On this page we will look back at life in the city during the war years. Here we will provide the visitor with the stories making the news, what was happening in sports and entertainment, city politics, the social scene and the prominent people at the time. So, check back often for new editions. To share your family or neighborhood stories, please email PhillyWWIyears@gmail.com
TODAY IN PHILADELPHIA – THURSDAY, JANUARY 17, 1918
There will be generally fair skies over the city today and tonight. The high will reach 40° with the low tonight near 29°. Today Philadelphia celebrates the birthday of her most famous adopted son. For today marks the 212th birthday of Benjamin Franklin. This afternoon a solemn ceremony took place at the great man’s grave at 5th & Arch Streets where a wreath of laurel and flowers was laid by the Poor Richard Club. This evening a grand banquet will be held by the Club at the Bellevue-Stratford Hotel with hundreds of invited guests. The featured speaker will be Secretary of War Baker. Entertainment will be provided by the Marine Corps Band, the Mandolin and Glee Clubs of Penn Charter School, the Strawbridge & Clothier’s Chorus and vaudeville and minstrel shows from the Chestnut Street Opera House and Keith’s and Dumont’s theatres.
Officers of the Department of Justice aided by Philadelphia police raided a notorious “dance hall” at 1131 Wharton Street last night. Ninety-six girls ranging in age from 13 to 20 were arrested. Also arrested were 115 men, sixty of them were sailors from the League Island Navy Yard. The hall is well known in South Philadelphia and numerous complaints about the goings on there have been made to police. The Justice Department ordered the raid after complaints were made about servicemen visiting the location. The girls were all transported to Morals Court at 12th & Wood Streets. The sailors were sent to the Navy Yard and the civilian men are being held at the 15th & Snyder Avenue police station jail.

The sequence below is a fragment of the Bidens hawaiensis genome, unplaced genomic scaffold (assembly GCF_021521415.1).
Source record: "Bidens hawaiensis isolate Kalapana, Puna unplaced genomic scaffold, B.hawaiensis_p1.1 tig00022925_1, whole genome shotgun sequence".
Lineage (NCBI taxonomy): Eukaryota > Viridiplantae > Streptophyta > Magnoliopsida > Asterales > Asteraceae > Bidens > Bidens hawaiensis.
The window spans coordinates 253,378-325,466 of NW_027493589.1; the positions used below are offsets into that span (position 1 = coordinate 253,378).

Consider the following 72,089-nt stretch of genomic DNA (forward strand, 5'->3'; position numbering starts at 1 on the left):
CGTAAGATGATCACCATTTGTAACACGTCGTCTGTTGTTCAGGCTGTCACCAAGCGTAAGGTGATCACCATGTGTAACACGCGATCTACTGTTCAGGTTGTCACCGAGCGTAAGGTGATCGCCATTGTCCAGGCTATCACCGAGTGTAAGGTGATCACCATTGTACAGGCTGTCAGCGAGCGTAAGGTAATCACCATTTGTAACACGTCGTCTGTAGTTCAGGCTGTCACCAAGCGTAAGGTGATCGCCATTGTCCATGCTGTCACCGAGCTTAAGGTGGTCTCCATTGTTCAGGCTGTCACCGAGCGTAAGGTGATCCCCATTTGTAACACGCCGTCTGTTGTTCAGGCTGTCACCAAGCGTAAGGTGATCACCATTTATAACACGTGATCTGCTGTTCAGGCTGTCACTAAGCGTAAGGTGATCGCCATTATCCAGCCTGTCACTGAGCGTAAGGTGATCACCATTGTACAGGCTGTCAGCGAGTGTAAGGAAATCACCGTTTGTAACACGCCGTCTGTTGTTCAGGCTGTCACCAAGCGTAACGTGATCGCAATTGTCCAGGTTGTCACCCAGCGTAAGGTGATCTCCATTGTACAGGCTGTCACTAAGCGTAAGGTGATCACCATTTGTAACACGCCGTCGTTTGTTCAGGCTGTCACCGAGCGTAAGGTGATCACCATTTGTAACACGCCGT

Down at Camp Dix, a quarantine has been imposed. The order was issued because of an outbreak of the measles. So far 65 cases have been reported. All personnel are confined to the Camp and no one can leave without a written order from the commanding officer. In other developments at the Camp, the over 1200 Negro soldiers training there will soon have a place to entertain their women friends. A new hostess house is to be built in the section now occupied by the 167th Brigade. The house will be in charge of two Negro hostesses and will include a cafeteria and a tea room. Hopefully the house will be finished by the time the quarantine is lifted.
GET YOUR COPY BY CLICKING HERE: PHILADELPHIA: THE WORLD WAR I YEARS